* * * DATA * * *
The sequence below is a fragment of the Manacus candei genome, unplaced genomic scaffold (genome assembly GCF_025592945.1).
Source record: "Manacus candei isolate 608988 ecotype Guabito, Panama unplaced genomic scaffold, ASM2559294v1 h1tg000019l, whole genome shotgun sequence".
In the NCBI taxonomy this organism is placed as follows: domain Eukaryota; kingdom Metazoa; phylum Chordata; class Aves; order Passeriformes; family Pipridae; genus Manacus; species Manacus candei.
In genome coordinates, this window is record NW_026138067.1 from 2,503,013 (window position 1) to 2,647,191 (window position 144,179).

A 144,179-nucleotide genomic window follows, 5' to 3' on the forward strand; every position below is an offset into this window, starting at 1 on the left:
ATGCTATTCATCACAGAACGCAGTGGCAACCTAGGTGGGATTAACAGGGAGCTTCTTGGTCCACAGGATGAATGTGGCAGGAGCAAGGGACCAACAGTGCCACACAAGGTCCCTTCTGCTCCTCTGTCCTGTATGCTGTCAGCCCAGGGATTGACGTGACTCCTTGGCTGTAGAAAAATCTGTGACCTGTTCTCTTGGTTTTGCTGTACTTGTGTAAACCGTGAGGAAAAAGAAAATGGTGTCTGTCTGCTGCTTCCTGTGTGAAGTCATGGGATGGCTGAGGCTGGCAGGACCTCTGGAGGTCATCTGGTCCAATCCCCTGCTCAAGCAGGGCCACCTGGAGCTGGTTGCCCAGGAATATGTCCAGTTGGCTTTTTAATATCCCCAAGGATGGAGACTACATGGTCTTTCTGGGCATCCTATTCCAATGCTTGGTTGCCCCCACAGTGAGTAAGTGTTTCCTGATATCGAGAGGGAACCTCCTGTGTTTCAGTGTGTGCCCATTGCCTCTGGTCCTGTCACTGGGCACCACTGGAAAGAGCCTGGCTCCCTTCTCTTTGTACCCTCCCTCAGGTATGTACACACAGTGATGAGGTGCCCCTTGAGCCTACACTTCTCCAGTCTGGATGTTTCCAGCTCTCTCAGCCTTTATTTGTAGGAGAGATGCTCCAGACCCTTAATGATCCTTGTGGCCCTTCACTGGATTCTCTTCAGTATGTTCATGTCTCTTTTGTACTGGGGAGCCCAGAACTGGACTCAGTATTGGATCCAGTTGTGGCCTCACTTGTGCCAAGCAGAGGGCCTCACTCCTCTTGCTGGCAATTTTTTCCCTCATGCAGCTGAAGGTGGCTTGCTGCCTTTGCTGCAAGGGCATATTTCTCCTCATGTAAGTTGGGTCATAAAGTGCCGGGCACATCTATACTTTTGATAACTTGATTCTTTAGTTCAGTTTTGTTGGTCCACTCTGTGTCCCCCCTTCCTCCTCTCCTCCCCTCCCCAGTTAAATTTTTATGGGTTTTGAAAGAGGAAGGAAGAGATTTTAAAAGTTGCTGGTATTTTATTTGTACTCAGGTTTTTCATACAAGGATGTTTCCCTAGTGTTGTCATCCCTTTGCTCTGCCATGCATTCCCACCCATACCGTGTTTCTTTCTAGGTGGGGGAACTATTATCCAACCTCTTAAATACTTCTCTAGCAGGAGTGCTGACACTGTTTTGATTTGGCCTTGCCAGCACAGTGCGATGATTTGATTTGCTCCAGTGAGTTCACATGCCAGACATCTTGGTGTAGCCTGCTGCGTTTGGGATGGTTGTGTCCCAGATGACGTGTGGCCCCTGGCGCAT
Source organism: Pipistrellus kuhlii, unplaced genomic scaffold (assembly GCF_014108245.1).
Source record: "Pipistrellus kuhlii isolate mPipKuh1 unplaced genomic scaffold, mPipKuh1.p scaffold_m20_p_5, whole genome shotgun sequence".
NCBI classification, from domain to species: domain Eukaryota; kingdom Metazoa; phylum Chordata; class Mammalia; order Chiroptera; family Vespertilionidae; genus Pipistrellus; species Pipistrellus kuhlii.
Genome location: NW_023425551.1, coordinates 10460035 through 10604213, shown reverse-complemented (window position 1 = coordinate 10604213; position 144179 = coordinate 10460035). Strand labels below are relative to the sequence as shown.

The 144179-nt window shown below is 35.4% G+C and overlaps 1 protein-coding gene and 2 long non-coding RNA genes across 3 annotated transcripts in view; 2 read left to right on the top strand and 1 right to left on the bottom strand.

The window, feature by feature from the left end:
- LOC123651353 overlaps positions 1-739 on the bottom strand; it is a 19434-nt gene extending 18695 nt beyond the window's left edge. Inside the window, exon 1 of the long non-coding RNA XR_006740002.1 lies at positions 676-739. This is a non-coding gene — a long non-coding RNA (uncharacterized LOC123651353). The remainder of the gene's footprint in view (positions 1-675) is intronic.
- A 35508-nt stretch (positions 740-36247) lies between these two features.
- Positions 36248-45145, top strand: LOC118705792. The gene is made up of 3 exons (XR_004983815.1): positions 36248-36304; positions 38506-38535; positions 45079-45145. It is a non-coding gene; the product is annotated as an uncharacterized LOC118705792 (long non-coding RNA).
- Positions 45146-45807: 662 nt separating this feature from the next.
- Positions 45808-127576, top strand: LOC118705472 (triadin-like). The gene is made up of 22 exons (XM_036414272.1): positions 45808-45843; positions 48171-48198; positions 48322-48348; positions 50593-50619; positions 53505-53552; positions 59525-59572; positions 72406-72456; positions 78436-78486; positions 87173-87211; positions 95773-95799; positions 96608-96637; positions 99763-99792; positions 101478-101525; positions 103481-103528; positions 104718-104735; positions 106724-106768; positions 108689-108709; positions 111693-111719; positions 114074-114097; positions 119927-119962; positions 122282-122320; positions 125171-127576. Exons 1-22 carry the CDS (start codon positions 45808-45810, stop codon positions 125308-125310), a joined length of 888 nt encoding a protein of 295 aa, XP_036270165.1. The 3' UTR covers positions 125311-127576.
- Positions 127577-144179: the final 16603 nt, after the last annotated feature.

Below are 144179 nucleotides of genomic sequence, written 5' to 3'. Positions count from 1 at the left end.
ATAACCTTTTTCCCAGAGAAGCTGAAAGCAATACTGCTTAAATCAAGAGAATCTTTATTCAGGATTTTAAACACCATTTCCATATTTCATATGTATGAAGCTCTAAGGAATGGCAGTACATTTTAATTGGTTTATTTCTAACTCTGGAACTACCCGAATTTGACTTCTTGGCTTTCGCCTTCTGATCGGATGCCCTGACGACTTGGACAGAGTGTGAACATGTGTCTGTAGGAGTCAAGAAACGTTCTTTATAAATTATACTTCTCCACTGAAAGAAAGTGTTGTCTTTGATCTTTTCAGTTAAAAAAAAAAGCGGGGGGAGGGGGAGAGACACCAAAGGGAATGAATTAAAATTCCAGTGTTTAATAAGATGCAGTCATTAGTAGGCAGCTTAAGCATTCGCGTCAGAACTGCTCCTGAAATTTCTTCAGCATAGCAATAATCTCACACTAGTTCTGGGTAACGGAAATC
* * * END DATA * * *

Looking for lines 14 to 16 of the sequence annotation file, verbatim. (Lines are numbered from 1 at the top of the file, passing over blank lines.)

- A 35508-nt stretch (positions 740-36247) lies between these two features.
- Positions 36248-45145, top strand: LOC118705792. The gene is made up of 3 exons (XR_004983815.1): positions 36248-36304; positions 38506-38535; positions 45079-45145. It is a non-coding gene; the product is annotated as an uncharacterized LOC118705792 (long non-coding RNA).
- Positions 45146-45807: 662 nt separating this feature from the next.